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While we tend to think of America as automobile dominated, some cities have developed some interesting canal or river networks. For instance, San Antonio's Riverwalk and Providence's WaterFire. What other cities have canals, and what have they done, or not done, to make them an attractive part of the urban landscape?

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Richmond has one canal. The James River & Kanawha Canal, which was George Washington's idea to connect the James River with the Kanawha River in then western Virginia. The Kanawha River is a part of the Ohio River system as it is part of the Mississippi's. The idea was basically to link the James with the Mississppi River, but the canal made it to Buchanan, Virginia in the Blue Ridge upstream from Lynchburg. The James River & Kanawha Canal was eclipsed by the railroads and was eventually bought by one. Much of its towpaths have rail lines built on them.

The James River and Kanawha Canal begins in Richmond's East End at what is now Great Ship Lock Park, where there are two locks at the end of the canal where it meets the James. This is called the Richmond Dock and on the south side of it in the early to mid 20th century was the Trigg Ship Company which built ocean-going ships.

To the west of this at 13th St began the locks which allowed batteaux to be lifted up hill into the Great Basin. Some of the locks have been preserved, but most have been destroyed with the construction of the Downtown Expressway.

The great Basin was located basin between 8th and 12th Sts south of Cary St and north of Byrd St. If anyone is familiar with Matthew Brady's pictures of the city after Richmond fell in the Civil War, a couple pictures were taken from the Great Basin with ruins around it. The basin was filled in by the early 1900s and a railyard existed on it. Today, Richmond's James Center stands on 2/3 of it on the eastern side, while there is one undeveloped block on the western portion that is used as a parking lot. The canal went diagonally to the west where there was a smaller basin. Past that westward, the canal followed the James River to the Blue Ridge.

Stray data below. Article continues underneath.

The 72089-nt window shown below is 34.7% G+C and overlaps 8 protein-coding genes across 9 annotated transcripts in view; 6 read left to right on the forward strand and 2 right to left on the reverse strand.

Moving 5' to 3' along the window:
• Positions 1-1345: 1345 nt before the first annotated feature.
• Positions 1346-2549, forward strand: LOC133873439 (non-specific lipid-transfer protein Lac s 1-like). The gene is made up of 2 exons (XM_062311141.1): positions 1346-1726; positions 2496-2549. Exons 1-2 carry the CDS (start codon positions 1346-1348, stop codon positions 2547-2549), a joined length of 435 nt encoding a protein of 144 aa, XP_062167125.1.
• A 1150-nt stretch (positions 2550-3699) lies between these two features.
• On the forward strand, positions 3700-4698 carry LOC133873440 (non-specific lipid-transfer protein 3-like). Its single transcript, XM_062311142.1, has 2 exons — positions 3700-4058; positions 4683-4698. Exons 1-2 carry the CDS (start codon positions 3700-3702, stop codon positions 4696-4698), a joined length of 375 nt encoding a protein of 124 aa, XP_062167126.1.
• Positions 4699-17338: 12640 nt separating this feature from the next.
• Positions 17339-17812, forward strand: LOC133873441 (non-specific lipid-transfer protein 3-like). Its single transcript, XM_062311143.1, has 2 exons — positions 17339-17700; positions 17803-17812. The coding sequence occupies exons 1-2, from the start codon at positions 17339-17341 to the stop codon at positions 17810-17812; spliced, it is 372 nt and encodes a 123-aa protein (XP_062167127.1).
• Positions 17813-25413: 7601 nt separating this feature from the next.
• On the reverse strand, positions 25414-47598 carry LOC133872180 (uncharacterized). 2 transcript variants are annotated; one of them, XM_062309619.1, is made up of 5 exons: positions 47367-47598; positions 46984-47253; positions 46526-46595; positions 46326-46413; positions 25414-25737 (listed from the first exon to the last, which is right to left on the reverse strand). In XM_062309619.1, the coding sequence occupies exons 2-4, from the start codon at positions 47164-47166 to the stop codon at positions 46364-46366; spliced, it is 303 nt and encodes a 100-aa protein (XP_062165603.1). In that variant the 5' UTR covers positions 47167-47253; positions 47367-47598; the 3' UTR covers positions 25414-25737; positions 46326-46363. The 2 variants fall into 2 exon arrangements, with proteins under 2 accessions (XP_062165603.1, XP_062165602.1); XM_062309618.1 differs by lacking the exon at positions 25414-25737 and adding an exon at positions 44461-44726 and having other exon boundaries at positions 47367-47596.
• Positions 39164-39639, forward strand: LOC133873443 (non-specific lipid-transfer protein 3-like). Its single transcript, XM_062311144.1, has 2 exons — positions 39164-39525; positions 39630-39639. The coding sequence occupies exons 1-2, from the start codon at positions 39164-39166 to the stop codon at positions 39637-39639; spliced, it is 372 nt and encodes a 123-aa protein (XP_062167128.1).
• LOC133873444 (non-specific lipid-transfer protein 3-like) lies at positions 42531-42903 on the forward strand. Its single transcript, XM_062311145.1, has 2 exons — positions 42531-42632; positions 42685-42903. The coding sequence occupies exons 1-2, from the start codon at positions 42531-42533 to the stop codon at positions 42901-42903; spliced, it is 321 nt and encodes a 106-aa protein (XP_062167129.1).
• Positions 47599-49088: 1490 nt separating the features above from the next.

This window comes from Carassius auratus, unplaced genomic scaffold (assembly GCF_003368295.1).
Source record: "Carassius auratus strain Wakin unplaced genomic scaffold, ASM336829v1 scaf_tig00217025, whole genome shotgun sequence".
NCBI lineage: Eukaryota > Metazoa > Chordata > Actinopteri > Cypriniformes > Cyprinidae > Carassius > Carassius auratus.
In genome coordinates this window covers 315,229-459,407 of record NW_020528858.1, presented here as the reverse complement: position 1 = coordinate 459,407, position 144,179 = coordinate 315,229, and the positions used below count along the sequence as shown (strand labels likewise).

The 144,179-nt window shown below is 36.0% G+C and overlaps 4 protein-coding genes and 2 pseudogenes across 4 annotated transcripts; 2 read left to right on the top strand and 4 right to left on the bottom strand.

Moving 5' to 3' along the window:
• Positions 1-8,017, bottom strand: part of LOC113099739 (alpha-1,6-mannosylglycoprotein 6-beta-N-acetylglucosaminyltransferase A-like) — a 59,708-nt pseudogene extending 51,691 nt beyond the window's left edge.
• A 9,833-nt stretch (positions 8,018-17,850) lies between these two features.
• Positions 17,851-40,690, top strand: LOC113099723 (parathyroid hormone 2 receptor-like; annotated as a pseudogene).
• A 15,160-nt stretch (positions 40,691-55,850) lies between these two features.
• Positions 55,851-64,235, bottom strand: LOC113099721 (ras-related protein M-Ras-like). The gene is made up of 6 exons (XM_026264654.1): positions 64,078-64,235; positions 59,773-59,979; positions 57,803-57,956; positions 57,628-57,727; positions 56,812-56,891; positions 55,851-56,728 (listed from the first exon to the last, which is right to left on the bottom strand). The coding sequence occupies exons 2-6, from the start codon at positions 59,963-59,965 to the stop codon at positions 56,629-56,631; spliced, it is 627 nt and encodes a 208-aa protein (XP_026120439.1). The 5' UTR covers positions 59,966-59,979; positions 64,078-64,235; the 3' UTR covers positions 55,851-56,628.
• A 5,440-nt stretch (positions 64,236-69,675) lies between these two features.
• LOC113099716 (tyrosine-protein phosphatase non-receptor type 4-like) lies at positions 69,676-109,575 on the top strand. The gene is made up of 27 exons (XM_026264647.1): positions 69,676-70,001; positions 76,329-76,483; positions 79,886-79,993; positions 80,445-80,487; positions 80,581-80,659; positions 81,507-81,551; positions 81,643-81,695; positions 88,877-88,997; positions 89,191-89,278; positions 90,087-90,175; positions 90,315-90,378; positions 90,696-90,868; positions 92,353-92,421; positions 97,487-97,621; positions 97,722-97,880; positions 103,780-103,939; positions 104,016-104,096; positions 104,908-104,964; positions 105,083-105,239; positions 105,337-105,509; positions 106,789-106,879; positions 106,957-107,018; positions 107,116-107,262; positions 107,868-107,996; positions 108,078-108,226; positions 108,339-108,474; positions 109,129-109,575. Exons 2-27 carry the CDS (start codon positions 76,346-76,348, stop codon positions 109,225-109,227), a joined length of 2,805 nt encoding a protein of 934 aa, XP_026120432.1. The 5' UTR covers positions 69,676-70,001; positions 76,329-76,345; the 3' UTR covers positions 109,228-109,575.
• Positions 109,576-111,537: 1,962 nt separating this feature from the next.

Prior to 1999, the canal had deteriorated into a ditch between 12th and 14th Streets while east of 14th it had been filled in and a warehouse was built on top of it. The Richmond Dock existed from 17th to its eastern end. The canal to the west was also filled in to create a portion of Canal St and the Downtown Expressway. The canal bed lay dry beneath Gambles Hill just east of the Robert E. Lee Bridge. From Tuckahoe Island west of Richmond to just west of the Lee Bridge, water flows in the longest stretch of the original bed.

During the 1980s plans were made to rebuild the Kanawha Canal (as we call it for short), from the Richmond Dock to a link with the Haxall Millrace (named after its creator), which would then be connected to the original bed to the west. When Richmond's floodwall was built in the early 1990s, it included a panel to be taken out for the proposed canal at the end of the Richmond Dock. In 1999, the newly reconstructed canal opened as the Canal Walk with a new turning basin at between 14th and Virginia Streets made for the batteau-esque boats that tour the canal from basically the basin and into the Richmond Dock. The Haxall Millrace was given a massive makeover from an overgrown stream into a walkable, attractive channel with a headgate which regulates its flow. Originally this portion included paddleboats, but they have disappeared in the last few years. Eventually we hope to still connect the Haxall with the original canal, complete with new locks so that one can take a boatride from downtown to at least Maymont Park or Richmond's Pump House.

I have photographed the Richmond Dock, the new canal, the surviving locks, the dry canal bed as well as several portions of the bed to the west. Most of them aren't uploaded yet. There's a thread with my pictures around here somewhere but I can't find them at the moment.

Map of the James River and Kanawha Canal from the Library of Congress

My favorite map of Richmond after the Civil War 1867, you can click the pics and look for the canal.


Courtesy of the Richmond Times-Dispatch, the plan for the reconstrcution of the canal. Sorry my scanner was dying when I scanned it.

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Some very cool pics!! Not much canal action here in the Bay Area unfortunately. Some areas on the Bay might have lent themselves well to it, but not taken into acount in the city deigns, maybe not seen as viable or useful for the way things developed?

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